Emergency plan will remedy teacher shortages in 5 big cities, claims gov't

Amsterdams Lyceum, a secondary school in Amsterdam Zuid
Amsterdams Lyceum, a secondary school in Amsterdam Zuid. Jan. 21, 2017Photo: jeewee/DepositPhotos

The Dutch government is in discussions with the school boards in five cities hard-hit by a shortage of teachers to roll out emergency plans to address the problem. The ruling cabinet announced on Monday it will have a plan in place to tackle the issue in Amsterdam and The Hague by the end of January, and then it will begin addressing the shortages in Rotterdam, Utrecht and Almere.

"We still have a very big problem, especially in the big cities," said Minister Arie Slob in a statement just two hours before the issue was to be debated in the Eerste Kamer, the upper house of Dutch parliament.. A new government estimate suggests the country could be facing up to two thousand full-time teaching vacancies by the end of 2024.

The government said it is examining under what conditions schools can deviate away from existing regulations to make sure they are able to continue providing high quality education. "The emergency measures must alleviate the day-to-day stress of schools, so that schools have the space to focus on solutions for the coming years," the Ministry of Education, Culture and Science said in a statement.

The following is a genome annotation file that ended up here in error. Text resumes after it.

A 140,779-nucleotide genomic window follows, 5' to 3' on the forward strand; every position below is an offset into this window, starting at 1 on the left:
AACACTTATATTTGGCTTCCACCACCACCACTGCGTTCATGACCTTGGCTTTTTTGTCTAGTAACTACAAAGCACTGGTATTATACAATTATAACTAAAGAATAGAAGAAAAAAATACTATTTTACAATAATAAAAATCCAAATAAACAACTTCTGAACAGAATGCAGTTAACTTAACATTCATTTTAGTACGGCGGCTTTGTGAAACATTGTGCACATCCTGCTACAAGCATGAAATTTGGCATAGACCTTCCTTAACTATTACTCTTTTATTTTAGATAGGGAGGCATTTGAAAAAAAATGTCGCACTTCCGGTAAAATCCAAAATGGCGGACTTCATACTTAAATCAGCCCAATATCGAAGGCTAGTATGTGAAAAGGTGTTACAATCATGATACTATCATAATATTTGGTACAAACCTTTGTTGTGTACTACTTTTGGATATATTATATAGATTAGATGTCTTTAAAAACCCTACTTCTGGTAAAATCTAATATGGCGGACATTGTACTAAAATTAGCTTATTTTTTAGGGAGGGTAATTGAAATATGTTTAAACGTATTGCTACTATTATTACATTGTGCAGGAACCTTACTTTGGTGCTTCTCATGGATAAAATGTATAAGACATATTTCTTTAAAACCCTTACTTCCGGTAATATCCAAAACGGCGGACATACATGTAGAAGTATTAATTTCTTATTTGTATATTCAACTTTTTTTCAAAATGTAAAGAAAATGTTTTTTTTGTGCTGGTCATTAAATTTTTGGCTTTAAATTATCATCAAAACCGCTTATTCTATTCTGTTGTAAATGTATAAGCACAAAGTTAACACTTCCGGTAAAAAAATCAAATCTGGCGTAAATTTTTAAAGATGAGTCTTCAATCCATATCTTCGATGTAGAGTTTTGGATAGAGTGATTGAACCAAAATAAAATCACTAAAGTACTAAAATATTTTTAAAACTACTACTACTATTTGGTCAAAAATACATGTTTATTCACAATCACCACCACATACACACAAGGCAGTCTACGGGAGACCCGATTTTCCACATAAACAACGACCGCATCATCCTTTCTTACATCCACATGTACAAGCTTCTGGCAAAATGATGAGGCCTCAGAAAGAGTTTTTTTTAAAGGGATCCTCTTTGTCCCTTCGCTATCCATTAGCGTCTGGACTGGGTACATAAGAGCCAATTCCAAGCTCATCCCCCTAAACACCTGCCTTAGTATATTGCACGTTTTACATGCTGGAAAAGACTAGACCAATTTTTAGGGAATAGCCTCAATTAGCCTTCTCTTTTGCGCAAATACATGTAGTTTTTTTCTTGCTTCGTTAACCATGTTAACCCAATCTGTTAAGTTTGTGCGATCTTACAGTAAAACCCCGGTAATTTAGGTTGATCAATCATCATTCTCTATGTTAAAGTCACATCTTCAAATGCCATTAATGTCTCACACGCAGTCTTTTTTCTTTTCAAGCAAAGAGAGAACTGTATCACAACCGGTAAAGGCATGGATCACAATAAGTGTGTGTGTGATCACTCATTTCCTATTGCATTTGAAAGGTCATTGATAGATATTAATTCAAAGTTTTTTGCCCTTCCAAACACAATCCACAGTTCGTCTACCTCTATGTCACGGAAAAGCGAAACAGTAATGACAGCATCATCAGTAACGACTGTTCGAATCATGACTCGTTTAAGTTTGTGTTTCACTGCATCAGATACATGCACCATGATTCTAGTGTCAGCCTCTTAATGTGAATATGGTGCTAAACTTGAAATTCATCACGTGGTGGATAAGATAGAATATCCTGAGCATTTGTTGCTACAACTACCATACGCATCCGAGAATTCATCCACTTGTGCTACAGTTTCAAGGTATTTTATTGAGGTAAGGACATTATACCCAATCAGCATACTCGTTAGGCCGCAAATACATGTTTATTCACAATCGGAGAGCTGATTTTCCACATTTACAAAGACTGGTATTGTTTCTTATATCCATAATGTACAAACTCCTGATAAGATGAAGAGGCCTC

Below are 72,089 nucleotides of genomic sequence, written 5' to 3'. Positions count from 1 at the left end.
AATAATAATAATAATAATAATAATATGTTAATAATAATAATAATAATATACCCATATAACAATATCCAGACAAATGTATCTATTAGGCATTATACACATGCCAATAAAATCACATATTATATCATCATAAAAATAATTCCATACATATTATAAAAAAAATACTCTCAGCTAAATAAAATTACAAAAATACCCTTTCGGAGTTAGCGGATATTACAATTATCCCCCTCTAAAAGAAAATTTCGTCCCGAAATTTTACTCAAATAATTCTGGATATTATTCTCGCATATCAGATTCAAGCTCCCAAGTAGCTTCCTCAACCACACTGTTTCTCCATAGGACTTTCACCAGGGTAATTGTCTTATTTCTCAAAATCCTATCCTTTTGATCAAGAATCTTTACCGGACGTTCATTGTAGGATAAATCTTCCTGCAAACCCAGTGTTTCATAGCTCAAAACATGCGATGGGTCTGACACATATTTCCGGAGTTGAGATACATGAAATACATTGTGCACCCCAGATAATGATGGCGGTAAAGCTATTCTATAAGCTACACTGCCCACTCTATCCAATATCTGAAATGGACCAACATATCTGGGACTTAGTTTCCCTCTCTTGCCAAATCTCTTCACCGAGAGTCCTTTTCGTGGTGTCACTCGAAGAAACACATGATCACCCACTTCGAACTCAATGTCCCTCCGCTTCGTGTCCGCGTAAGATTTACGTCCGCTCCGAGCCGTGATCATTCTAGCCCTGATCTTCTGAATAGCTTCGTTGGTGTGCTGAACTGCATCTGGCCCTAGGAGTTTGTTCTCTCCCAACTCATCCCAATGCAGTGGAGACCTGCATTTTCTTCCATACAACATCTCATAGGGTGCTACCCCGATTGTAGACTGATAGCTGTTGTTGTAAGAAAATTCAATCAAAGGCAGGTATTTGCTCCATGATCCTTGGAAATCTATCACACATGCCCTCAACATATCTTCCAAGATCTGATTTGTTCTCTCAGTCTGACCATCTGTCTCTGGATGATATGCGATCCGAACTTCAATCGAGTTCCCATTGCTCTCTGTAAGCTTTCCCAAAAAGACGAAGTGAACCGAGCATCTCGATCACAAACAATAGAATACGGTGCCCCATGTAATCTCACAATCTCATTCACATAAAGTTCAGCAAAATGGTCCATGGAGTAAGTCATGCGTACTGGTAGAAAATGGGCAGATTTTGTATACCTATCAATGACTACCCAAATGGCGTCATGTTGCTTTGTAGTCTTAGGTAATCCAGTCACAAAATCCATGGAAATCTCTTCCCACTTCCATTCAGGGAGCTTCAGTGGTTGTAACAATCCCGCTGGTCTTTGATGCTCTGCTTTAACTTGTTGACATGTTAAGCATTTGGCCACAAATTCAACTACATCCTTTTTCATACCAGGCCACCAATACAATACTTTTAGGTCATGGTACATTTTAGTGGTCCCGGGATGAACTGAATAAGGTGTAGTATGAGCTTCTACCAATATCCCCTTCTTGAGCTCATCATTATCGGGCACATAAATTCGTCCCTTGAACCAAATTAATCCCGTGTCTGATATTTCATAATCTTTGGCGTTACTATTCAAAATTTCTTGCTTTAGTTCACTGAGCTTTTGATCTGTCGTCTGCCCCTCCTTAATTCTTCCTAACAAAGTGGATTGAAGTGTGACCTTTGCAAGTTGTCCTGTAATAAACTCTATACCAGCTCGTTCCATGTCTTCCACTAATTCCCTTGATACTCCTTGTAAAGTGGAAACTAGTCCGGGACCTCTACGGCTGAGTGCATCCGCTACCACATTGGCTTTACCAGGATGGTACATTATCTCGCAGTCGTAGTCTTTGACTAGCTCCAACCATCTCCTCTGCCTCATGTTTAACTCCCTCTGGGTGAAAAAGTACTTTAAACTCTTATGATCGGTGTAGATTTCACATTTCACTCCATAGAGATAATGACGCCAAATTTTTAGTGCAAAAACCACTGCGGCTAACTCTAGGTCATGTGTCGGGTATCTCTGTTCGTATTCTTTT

Some schools may be forced to reorganize their classroom models with fewer teachers as a way of addressing the problem. The ministry proposes modifications to teaching time, hiring teachers with a more varied background, and tools that better automate grading. It planned to bring forward similar changes nationwide for the 2023-2024 school year.

The plan includes 60 million euros spread out over the next two years to combat the teacher shortage at a regional level, and an additional million euros annually for four years to each of the four biggest cities in the country.

Within the next five years, the Netherlands is expected to have the equivalent of 1,970 full-time teaching vacancies in primary education. The Cabinet says there is a bright spot to that figure: it is far less than the 3,250 open vacancies that were predicted for 2024 in a previous estimate. 

The more recent estimate also does not include some 850 new teachers expected to shift to primary school from secondary and higher education, the ministry said. In the long term, the Cabinet said it hopes to make teaching more attractive as a profession, and also making teacher training programs more flexible.

Just last week the Netherlands agreed to a new contract with teaching unions after a year of negotiating, which would give a 4.5 percent pay increase to teachers along with a one-time bonuses equivalent to one-third of their monthly salary, and an additional single payment of 875 euros.

Teachers are still planning a walkout in a two-day January strike calling for more structural investment in the country's education system.